When concerns were raised that hostile foreign governments may have exploited one of those shortcuts to gain possession of information damaging to both the candidate and the then-current administration, elements of the national intelligence and security community, including the Director of National Intelligence and senior officials within the FBI and CIA, were mobilized to infiltrate the opposing candidate’s campaign to see if any of the information had been shared.
This highly questionable and potentially criminal action would likely have been rationalized by these individuals as “ends justifying means,” secure in the expectation that the infraction would be overlooked by the preferred candidate’s new administration.
All that security vanished the night of Nov. 8. The shock must have been stupefying. The losing candidate was physically and/or emotionally unable to make her concession speech until the next day. The wagons circled. Very Important People were now in trouble, and desperate times clearly demanded desperate measures. Like cornered animals, the group chose aggressive attack as the best defense. Fortunately, they could count on assistance from an entrenched bureaucracy and a compliant media.
The result was an all-out assault on the new president-elect, the legitimacy of his election and the individuals who advised him. Their objective was threefold: drive him from office, if possible; neuter his administration’s ability to discover, investigate and prosecute their past actions; and distract all attention away from those actions, at least until the relevant statute of limitations expired.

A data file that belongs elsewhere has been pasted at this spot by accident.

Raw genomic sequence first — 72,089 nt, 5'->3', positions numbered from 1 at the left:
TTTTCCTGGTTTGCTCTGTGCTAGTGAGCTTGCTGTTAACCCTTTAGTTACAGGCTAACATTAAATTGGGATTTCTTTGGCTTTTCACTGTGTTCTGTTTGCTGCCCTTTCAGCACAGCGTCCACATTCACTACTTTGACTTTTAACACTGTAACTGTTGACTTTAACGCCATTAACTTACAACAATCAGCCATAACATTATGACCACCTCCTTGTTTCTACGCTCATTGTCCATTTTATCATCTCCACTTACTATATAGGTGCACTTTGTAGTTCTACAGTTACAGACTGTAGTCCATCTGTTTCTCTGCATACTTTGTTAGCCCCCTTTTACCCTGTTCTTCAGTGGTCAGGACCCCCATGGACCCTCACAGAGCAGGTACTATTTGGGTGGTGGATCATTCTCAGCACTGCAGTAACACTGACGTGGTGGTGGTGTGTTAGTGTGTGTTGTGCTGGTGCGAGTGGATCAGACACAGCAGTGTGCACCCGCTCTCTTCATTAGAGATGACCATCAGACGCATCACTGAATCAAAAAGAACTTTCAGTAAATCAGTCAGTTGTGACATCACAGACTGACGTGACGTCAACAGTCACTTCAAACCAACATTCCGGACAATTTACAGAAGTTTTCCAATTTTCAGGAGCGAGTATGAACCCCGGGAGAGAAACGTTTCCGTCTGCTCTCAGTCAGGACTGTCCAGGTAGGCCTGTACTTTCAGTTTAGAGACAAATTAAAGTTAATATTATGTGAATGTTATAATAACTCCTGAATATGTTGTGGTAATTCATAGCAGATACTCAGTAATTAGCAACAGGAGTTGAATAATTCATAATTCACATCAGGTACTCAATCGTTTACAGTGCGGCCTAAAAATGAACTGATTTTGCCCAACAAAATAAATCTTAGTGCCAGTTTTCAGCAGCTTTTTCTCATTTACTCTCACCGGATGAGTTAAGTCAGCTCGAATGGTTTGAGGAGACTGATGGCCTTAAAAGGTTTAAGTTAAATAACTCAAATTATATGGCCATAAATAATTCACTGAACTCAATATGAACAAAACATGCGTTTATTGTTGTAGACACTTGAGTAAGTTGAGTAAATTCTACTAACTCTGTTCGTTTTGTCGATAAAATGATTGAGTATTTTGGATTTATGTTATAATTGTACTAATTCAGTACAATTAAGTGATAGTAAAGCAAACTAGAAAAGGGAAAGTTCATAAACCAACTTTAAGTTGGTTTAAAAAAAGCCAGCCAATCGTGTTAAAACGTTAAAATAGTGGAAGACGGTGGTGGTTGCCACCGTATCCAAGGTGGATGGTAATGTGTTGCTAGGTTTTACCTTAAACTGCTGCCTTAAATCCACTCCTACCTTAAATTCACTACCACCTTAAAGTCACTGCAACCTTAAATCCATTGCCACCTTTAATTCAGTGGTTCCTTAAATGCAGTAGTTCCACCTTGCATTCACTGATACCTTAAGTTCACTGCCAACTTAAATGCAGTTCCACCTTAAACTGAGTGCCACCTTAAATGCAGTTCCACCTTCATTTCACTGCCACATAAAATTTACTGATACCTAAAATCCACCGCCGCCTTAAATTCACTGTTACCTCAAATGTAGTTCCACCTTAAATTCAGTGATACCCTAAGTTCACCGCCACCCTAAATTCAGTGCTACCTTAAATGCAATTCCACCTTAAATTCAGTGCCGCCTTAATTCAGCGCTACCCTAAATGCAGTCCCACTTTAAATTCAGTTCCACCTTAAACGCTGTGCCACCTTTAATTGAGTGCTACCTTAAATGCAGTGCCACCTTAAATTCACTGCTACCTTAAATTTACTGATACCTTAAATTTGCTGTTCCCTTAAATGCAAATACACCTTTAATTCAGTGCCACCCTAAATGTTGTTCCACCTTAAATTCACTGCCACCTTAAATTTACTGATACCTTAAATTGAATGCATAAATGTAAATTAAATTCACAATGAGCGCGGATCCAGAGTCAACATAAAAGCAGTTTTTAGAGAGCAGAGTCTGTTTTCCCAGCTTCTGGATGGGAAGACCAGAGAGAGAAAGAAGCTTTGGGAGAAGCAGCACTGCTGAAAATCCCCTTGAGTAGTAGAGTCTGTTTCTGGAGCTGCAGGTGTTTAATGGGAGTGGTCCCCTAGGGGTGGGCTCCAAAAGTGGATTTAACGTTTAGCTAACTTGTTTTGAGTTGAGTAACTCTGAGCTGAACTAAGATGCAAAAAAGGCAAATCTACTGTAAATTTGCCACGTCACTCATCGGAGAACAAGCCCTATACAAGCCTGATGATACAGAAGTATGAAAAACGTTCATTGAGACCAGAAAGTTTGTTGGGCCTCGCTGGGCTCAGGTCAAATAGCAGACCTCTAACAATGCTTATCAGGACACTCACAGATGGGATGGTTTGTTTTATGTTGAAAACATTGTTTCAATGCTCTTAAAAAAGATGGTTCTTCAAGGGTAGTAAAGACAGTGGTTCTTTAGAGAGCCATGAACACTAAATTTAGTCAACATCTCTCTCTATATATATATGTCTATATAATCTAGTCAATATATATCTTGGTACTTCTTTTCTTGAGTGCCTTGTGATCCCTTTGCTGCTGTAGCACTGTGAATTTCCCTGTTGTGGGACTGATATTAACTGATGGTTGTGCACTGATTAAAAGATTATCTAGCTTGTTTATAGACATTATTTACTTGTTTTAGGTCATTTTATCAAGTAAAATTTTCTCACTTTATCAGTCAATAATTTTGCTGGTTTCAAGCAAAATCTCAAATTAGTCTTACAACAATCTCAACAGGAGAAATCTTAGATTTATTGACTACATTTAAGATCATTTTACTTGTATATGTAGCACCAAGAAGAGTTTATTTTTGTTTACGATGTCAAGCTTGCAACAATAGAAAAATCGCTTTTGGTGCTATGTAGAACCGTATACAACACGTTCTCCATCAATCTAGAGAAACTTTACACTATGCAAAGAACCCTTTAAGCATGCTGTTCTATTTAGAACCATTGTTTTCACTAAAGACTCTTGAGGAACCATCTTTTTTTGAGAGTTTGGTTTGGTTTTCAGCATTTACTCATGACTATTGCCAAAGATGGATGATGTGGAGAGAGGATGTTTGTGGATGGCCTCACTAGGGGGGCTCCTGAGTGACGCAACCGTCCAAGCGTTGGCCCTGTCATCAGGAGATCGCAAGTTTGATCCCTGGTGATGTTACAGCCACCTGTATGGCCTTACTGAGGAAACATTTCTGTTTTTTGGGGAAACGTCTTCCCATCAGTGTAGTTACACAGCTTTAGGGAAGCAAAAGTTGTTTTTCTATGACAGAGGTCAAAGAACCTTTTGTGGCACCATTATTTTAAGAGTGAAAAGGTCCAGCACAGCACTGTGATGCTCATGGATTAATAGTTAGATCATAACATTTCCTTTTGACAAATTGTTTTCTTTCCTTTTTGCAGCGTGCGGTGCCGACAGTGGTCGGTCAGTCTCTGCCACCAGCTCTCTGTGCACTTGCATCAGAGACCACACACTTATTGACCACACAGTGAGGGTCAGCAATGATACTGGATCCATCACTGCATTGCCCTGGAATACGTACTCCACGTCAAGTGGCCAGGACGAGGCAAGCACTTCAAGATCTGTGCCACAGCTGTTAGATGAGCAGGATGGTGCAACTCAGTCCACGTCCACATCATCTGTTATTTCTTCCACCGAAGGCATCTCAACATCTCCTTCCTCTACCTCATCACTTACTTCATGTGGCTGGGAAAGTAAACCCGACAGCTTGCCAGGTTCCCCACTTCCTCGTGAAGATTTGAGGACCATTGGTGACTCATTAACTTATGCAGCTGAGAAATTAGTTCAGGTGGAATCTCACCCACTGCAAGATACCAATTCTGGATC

The effort had to be intense, coordinated, unrelenting – even personal if need be. Standards of decorum – even in the Senate – had to give way to the struggle. A way had to be found to leak unverified opposition research and confidential conversations to the press in order to support appointment of a special prosecutor to investigate claims of collusion many knew to be false. Opposition to the new administration had to be organized at every level and for every occasion. The fact that this would cause extreme division in the country, destroying friendships and even family relationships, was seen simply as the price necessary to save their very important skins.
Notre Dame football coach Frank Leahy once observed that, “Ego is the anesthetic that dulls the pain of stupidity.” Unbridled ego can lead to hubris, defined by Wikipedia as, “a personality quality of extreme or foolish pride or dangerous overconfidence, often in combination with (or synonymous with) arrogance … it typically describes behavior that defies the norms of behavior or challenges the gods, and which in turn brings about the downfall, or nemesis, of the perpetrator of hubris.”
Hate, driven by hubris, fueled by fear, orchestrated by those sworn to serve the common good, and actively enabled by a press whose constitutionally guaranteed freedom was intended to promote truth as an effective check on the abuse of government power.
How in the name of all that is good did we allow ourselves to get to this point? And what in the name of the future of our country are we going to do about it?